The three compared ideal quality shapes f(V_{ k }) (Eq. (6)) demonstrated similar performance. A small advantage (slightly smaller V) of the Gaussianlike function (Eq. (6),b) for image 6B (5% of dust clusters) was compensated by the lowest performance for image 6C (25% of dust clusters). The difference between the three shapes can be seen from Fig 6, where the corresponding quality plots are drawn for the three generated images. The inverse shape (Eq. (6),c) is the least stringent whereas the Gaussianlike shape is the most stringent with respect to the replicates variability. This means that the inverse shape does not require the replicates with higher variability to have lower quality values (and correspondingly the replicates with smaller variability to have higher quality values) as strictly as the Gaussianlike one. Although it seems that the Gaussianlike shape is the best choice, there is still a drawback. Due to its relatively abrupt decrease it is difficult to keep the balance in fitting weights Ïˆ_{ k }between the head and the tail of the shape. Despite the adaptive selection of the fitting weights Ïˆ_{ k }(see section Spot quality analysis), the fitting procedure, trying to ensure the highest quality for the replicates with the lowest variability, may still overlook the replicates with the higher variability. This depends on the image quality (replicate variability) and can explain why the Gaussianlike shape yielded the greatest ratio variation for image 6C. This also indicates that more work is needed to find out an optimal combination of the ideal quality curve and the fitting weights Ïˆ_{ k }to be used in the training procedure.
The results of simulation study and our experience with the experimental images suggest that the exponential shape (Eq. (6),a) offers a reasonable compromise between the fitting weights used and stringency with respect to the replicates variability. Therefore in the further quality analysis we will apply exponential f(V_{ k }).
Experimental images
We performed quality analysis of two experimental images with different array designs and signaltonoise levels.
One image (Fig. 7A) (image 7A) was provided as a demonstration example for UCSF Spot 2.0 (downloadable from [16]). It contains 4 Ã— 4 blocks with 21 Ã— 21 spots in each block, with a spot cell size of about 10 pixels. Cy3 and Cy5 color channels are strongly correlated, with the average correlation coefficient for the spots being about 0.97. Bright contamination spots can be seen irregularly scattered over the array. The magnified image of one such spot is shown in Fig. 2 (inset). Each clone was spotted in triplicate. The replicated spots are placed as neighbors in a row (see Fig. 7A).
The second image (from the Institute Curie) (image 7B) contains 12 Ã— 4 blocks with 12 Ã— 12 spots in each block (Fig. 7B), with a spot cell size of about 30 pixels. The average correlation between the channels for the spots is about 0.85. This is lower than for the first image, although this image has no obvious contamination spots. Each clone was prepared in triplicate, with the replicated spots in three vertically distributed subarrays (see Fig. 7B).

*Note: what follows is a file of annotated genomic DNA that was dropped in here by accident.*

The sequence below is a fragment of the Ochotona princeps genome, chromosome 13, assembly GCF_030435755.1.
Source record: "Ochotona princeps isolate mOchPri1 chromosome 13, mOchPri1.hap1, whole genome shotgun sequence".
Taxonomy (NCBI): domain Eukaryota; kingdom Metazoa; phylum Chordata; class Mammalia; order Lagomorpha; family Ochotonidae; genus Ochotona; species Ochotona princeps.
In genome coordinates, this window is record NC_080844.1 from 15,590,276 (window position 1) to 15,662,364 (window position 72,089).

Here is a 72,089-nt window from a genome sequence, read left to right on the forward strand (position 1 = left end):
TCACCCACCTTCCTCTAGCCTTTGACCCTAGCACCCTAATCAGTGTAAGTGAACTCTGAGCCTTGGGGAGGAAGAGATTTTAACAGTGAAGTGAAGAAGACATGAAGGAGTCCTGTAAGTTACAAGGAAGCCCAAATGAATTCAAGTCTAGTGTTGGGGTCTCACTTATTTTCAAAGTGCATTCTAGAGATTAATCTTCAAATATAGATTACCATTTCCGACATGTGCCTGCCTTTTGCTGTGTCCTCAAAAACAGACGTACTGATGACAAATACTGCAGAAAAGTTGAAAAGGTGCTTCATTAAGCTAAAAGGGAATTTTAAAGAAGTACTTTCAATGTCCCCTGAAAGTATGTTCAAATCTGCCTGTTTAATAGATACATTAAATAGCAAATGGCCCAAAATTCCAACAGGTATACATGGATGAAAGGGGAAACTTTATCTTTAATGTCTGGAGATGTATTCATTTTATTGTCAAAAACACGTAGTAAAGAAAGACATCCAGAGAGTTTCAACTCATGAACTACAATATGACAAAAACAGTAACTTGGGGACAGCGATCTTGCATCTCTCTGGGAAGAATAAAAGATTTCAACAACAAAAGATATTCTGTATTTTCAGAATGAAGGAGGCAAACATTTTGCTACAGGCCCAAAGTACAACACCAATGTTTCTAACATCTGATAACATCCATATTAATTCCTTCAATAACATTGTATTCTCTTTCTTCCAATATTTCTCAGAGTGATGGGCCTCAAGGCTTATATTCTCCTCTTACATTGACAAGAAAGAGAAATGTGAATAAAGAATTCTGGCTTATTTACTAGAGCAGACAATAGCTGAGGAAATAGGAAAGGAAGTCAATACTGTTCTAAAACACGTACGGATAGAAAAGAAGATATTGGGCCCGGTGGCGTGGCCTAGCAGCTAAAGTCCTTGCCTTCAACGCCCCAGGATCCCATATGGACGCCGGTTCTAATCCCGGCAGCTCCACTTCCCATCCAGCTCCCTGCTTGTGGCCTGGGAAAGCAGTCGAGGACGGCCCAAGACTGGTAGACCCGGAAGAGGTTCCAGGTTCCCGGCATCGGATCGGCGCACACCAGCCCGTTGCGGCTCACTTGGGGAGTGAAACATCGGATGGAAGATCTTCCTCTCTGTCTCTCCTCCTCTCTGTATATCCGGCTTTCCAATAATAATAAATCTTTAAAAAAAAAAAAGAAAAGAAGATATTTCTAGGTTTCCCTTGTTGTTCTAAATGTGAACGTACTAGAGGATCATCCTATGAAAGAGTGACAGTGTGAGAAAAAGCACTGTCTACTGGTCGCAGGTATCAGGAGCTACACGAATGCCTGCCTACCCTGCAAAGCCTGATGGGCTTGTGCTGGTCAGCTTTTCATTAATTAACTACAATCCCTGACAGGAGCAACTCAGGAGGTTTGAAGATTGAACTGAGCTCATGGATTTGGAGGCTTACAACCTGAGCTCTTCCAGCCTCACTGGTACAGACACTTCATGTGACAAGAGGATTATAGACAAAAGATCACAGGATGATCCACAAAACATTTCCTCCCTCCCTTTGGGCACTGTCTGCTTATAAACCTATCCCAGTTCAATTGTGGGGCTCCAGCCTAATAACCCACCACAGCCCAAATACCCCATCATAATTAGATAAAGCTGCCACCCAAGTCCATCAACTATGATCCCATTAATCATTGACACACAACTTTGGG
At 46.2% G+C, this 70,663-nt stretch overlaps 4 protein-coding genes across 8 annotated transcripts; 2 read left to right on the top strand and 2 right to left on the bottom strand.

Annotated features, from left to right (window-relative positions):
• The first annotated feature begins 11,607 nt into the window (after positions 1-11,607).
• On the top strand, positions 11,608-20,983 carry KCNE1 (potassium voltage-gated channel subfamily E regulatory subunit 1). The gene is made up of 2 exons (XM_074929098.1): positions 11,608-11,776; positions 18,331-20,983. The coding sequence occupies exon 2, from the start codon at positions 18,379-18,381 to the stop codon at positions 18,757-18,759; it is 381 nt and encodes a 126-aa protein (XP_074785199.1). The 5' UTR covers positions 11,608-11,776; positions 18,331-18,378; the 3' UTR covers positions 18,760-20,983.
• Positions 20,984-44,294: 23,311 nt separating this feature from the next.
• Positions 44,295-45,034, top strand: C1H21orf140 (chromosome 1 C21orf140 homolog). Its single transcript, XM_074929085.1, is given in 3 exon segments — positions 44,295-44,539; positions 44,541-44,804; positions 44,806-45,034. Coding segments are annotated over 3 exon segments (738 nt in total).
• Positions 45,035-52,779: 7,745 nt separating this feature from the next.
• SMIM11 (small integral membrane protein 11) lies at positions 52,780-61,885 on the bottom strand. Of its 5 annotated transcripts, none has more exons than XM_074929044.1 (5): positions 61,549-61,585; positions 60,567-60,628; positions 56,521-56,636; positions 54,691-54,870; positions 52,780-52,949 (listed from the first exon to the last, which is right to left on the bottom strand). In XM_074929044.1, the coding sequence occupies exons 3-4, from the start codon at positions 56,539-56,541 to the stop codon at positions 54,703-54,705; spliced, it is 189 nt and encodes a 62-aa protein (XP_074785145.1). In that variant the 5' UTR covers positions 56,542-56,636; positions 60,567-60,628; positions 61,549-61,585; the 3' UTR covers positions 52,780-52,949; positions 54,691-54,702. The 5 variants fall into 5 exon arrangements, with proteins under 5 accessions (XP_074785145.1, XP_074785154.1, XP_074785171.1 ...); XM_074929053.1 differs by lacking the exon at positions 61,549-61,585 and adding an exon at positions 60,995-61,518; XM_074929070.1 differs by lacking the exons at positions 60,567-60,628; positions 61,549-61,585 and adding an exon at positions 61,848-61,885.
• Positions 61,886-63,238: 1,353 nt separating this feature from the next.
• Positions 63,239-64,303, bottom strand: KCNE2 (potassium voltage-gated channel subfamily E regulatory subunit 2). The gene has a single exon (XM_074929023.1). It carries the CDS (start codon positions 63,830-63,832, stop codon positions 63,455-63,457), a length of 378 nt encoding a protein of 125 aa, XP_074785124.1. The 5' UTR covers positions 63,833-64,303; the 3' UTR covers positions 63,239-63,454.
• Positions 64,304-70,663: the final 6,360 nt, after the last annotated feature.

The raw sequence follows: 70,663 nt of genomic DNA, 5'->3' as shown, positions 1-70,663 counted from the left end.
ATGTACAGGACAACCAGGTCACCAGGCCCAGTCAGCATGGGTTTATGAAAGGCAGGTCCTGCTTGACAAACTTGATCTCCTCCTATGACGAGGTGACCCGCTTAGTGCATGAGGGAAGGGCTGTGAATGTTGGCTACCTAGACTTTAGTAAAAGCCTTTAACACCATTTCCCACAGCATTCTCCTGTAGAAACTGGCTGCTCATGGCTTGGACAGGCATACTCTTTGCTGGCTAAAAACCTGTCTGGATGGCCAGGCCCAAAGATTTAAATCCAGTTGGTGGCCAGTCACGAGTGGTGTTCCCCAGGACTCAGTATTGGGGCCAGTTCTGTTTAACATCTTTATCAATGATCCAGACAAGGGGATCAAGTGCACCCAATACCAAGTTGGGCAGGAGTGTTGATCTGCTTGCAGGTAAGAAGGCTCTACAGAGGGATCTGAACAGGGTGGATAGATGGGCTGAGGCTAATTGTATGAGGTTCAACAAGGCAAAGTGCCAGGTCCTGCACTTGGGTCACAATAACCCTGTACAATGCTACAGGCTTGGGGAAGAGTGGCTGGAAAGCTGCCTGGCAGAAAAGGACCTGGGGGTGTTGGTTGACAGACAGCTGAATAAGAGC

We expect the Cy5/Cy3 ratios from the replicates to be similar. Therefore it is reasonable to take the coefficient of variation (Eq. (8)) of the replicates as a quantitative measure of the ratio estimation consistency. However, this measure may not be totally objective: (i) the estimates may be consistent, but systematically biased (the true values of the ratios are unknown); (ii) three replicated spots of very poor quality may give very similar ratio values just by chance (the number of replicates is low).
The average over all replicates at the given array coefficient of variation is taken as a global indicator of the Cy5/Cy3 ratio consistency of the array.
We compared two quality characteristics (the coefficient of determination CD (q_{ 1 }) and the coefficient of variation of two ratio estimates CVR (q_{ 7 }), applied separately) and the overall quality parameter Q (Eq. (1)) to the case when no quality control was applied. The weights of the marginal quality parameters for Q were identified using the exponential ideal quality curve (Eq. (6),a) with \stackrel{\xc2\xaf}{V} â‰ˆ 0.08 for image 7A, and with \stackrel{\xc2\xaf}{V} â‰ˆ 0.2 for image 7B. The results are summarized in Table 2.
We found a greater improvement for image 7A than for image 7B after applying the quality measures. This was not a surprise, as image 7B is characterized by a reasonably high signaltonoise level, and it does not contain any obvious contaminated spots. However, even in this case the quality measures cannot be ignored, as there are still a few lowintensity spots that need to be specially treated (probably rejected). By contrast, image 7A has obvious randomly distributed pieces of dust, and the developed quality measures proved to be powerful enough to disregard the contaminated spots, thus increasing the consistency of the Cy5/Cy3 ratio estimates.
The comparison of the different quality measures has shown that they are arrayspecific. For image 7B, CD, CVR and Q gave almost equivalent performance, whereas for image 7A, CD was much better than CVR, and Q gave a slightly better ratio consistency than both of these. However, the gain from Q was not much greater, so that it would be reasonable to assume that only a single quality measure (such as CD or CVR) could always give good results. Unfortunately, this is not the case. Although we have found that CD and CVR are indeed the most powerful quality measures they cannot cover every type of distortion.
We demonstrate this with image 7A. There remained, after applying the individual quality measures, several triplicates with high coefficients of variation that were not correctly suppressed. Three such replicates are shown in Fig. 5, and the main quantitative characteristics of the corresponding spots are listed in Table 3. Note that Table 3 contains the quality characteristics from section Quality characteristics, which do not need to reside in the interval [0;1].